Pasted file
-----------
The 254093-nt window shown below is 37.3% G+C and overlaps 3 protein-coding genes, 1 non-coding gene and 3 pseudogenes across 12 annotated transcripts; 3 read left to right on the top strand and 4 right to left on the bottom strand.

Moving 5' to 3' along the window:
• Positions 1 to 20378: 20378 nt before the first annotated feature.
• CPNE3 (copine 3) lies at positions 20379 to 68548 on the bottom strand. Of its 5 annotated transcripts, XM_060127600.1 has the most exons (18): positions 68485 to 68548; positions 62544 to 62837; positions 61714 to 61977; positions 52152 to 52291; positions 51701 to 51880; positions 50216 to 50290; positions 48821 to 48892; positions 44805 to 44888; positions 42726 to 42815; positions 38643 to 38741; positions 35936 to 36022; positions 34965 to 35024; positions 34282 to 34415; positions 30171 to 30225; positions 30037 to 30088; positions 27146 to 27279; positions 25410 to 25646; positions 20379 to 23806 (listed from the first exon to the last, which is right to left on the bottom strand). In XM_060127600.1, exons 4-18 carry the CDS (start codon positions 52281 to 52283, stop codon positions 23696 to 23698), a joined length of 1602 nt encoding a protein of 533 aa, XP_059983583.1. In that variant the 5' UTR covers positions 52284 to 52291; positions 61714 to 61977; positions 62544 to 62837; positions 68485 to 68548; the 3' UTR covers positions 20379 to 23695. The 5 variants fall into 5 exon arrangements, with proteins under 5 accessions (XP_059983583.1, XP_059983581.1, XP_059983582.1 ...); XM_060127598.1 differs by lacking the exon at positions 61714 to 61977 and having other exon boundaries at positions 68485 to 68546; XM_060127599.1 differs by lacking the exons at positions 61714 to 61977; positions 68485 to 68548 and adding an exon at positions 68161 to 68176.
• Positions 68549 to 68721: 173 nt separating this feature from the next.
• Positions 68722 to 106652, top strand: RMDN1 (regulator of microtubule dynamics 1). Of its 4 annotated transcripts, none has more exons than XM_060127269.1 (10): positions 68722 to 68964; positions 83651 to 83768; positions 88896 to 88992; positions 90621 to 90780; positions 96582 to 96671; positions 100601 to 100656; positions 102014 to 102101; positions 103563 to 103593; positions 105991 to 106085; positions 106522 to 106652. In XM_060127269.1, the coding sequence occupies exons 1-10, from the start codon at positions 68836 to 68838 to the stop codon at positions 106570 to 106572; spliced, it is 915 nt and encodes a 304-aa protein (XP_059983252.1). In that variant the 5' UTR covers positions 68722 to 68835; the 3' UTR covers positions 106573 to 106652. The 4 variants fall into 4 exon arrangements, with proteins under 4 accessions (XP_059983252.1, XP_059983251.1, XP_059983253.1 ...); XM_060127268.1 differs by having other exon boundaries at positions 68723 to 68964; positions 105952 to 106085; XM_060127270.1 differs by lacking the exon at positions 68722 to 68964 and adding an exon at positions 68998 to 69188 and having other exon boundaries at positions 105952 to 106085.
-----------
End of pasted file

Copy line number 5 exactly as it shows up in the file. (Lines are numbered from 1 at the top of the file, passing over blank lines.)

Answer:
• Positions 68549 to 68721: 173 nt separating this feature from the next.